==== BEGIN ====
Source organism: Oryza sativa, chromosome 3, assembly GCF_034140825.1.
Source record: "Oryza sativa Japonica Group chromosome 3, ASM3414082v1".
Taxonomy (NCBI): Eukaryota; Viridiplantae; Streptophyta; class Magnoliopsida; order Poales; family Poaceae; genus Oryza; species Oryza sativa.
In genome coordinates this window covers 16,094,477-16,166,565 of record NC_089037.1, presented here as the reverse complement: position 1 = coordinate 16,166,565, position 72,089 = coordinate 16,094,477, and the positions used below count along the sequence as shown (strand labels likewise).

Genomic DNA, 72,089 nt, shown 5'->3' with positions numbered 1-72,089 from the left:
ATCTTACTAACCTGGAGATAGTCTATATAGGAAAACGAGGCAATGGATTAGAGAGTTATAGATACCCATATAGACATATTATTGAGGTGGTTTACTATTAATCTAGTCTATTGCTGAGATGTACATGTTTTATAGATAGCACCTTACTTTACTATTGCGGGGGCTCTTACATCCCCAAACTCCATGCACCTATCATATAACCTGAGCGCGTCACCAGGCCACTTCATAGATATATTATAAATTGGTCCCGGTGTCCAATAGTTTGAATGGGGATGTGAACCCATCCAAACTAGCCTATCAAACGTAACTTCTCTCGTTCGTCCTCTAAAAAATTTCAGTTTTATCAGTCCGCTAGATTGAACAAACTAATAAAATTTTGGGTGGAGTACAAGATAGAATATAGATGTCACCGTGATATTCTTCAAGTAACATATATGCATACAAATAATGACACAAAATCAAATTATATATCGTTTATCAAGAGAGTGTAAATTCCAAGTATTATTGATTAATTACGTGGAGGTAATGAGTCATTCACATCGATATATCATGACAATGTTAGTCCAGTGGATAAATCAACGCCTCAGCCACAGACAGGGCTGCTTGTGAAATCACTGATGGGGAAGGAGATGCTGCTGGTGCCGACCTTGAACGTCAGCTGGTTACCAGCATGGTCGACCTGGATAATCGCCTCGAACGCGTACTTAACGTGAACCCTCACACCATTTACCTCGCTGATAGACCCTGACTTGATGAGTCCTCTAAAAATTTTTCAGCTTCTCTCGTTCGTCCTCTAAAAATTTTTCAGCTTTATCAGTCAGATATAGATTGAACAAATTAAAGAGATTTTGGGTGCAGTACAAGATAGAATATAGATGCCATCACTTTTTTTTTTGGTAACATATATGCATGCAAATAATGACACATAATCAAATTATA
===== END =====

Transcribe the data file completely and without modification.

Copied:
Source organism: Oryza sativa, chromosome 3, assembly GCF_034140825.1.
Source record: "Oryza sativa Japonica Group chromosome 3, ASM3414082v1".
Taxonomy (NCBI): Eukaryota; Viridiplantae; Streptophyta; class Magnoliopsida; order Poales; family Poaceae; genus Oryza; species Oryza sativa.
In genome coordinates this window covers 16,094,477-16,166,565 of record NC_089037.1, presented here as the reverse complement: position 1 = coordinate 16,166,565, position 72,089 = coordinate 16,094,477, and the positions used below count along the sequence as shown (strand labels likewise).

Genomic DNA, 72,089 nt, shown 5'->3' with positions numbered 1-72,089 from the left:
ATCTTACTAACCTGGAGATAGTCTATATAGGAAAACGAGGCAATGGATTAGAGAGTTATAGATACCCATATAGACATATTATTGAGGTGGTTTACTATTAATCTAGTCTATTGCTGAGATGTACATGTTTTATAGATAGCACCTTACTTTACTATTGCGGGGGCTCTTACATCCCCAAACTCCATGCACCTATCATATAACCTGAGCGCGTCACCAGGCCACTTCATAGATATATTATAAATTGGTCCCGGTGTCCAATAGTTTGAATGGGGATGTGAACCCATCCAAACTAGCCTATCAAACGTAACTTCTCTCGTTCGTCCTCTAAAAAATTTCAGTTTTATCAGTCCGCTAGATTGAACAAACTAATAAAATTTTGGGTGGAGTACAAGATAGAATATAGATGTCACCGTGATATTCTTCAAGTAACATATATGCATACAAATAATGACACAAAATCAAATTATATATCGTTTATCAAGAGAGTGTAAATTCCAAGTATTATTGATTAATTACGTGGAGGTAATGAGTCATTCACATCGATATATCATGACAATGTTAGTCCAGTGGATAAATCAACGCCTCAGCCACAGACAGGGCTGCTTGTGAAATCACTGATGGGGAAGGAGATGCTGCTGGTGCCGACCTTGAACGTCAGCTGGTTACCAGCATGGTCGACCTGGATAATCGCCTCGAACGCGTACTTAACGTGAACCCTCACACCATTTACCTCGCTGATAGACCCTGACTTGATGAGTCCTCTAAAAATTTTTCAGCTTCTCTCGTTCGTCCTCTAAAAATTTTTCAGCTTTATCAGTCAGATATAGATTGAACAAATTAAAGAGATTTTGGGTGCAGTACAAGATAGAATATAGATGCCATCACTTTTTTTTTTGGTAACATATATGCATGCAAATAATGACACATAATCAAATTATA